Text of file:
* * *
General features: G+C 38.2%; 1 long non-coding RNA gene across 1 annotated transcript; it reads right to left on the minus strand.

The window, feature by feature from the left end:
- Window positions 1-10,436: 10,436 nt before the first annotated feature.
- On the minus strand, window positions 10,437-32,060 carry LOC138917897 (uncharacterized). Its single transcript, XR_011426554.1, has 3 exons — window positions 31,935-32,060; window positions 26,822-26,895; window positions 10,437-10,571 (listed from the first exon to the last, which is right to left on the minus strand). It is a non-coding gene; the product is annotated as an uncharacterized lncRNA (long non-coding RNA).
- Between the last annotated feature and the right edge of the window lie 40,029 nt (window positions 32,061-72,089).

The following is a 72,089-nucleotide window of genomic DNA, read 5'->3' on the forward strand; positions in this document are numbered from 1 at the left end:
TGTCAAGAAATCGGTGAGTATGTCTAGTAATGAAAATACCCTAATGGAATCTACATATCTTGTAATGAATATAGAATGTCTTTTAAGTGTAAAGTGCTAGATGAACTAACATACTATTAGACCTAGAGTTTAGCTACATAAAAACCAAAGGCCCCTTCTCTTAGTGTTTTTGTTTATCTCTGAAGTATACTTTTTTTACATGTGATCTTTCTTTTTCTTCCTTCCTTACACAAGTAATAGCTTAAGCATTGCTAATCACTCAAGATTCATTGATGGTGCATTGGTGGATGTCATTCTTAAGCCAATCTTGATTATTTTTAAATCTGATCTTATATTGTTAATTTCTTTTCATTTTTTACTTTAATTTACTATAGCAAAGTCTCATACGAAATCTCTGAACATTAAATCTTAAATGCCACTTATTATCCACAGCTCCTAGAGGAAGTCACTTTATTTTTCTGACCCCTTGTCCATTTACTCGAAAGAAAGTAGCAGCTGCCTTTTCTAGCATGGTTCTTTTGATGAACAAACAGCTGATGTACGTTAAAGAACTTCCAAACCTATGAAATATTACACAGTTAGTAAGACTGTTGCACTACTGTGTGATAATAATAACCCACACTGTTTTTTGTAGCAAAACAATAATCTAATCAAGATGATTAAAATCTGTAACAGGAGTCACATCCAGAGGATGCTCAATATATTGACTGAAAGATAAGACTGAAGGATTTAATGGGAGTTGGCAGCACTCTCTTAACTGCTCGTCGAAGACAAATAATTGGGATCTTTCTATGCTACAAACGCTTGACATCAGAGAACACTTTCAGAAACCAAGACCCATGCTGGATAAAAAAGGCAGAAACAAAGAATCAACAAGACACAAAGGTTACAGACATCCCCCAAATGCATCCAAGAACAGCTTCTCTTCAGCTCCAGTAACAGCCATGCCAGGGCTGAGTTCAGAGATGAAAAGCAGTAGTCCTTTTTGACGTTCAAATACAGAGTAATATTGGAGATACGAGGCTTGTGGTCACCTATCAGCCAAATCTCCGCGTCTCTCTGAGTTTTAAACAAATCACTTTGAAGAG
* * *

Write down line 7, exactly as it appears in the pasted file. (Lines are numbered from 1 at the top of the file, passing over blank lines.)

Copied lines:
TGTCAAGAAATCGGTGAGTATGTCTAGTAATGAAAATACCCTAATGGAATCTACATATCTTGTAATGAATATAGAATGTCTTTTAAGTGTAAAGTGCTAGATGAACTAACATACTATTAGACCTAGAGTTTAGCTACATAAAAACCAAAGGCCCCTTCTCTTAGTGTTTTTGTTTATCTCTGAAGTATACTTTTTTTACATGTGATCTTTCTTTTTCTTCCTTCCTTACACAAGTAATAGCTTAAGCATTGCTAATCACTCAAGATTCATTGATGGTGCATTGGTGGATGTCATTCTTAAGCCAATCTTGATTATTTTTAAATCTGATCTTATATTGTTAATTTCTTTTCATTTTTTACTTTAATTTACTATAGCAAAGTCTCATACGAAATCTCTGAACATTAAATCTTAAATGCCACTTATTATCCACAGCTCCTAGAGGAAGTCACTTTATTTTTCTGACCCCTTGTCCATTTACTCGAAAGAAAGTAGCAGCTGCCTTTTCTAGCATGGTTCTTTTGATGAACAAACAGCTGATGTACGTTAAAGAACTTCCAAACCTATGAAATATTACACAGTTAGTAAGACTGTTGCACTACTGTGTGATAATAATAACCCACACTGTTTTTTGTAGCAAAACAATAATCTAATCAAGATGATTAAAATCTGTAACAGGAGTCACATCCAGAGGATGCTCAATATATTGACTGAAAGATAAGACTGAAGGATTTAATGGGAGTTGGCAGCACTCTCTTAACTGCTCGTCGAAGACAAATAATTGGGATCTTTCTATGCTACAAACGCTTGACATCAGAGAACACTTTCAGAAACCAAGACCCATGCTGGATAAAAAAGGCAGAAACAAAGAATCAACAAGACACAAAGGTTACAGACATCCCCCAAATGCATCCAAGAACAGCTTCTCTTCAGCTCCAGTAACAGCCATGCCAGGGCTGAGTTCAGAGATGAAAAGCAGTAGTCCTTTTTGACGTTCAAATACAGAGTAATATTGGAGATACGAGGCTTGTGGTCACCTATCAGCCAAATCTCCGCGTCTCTCTGAGTTTTAAACAAATCACTTTGAAGAG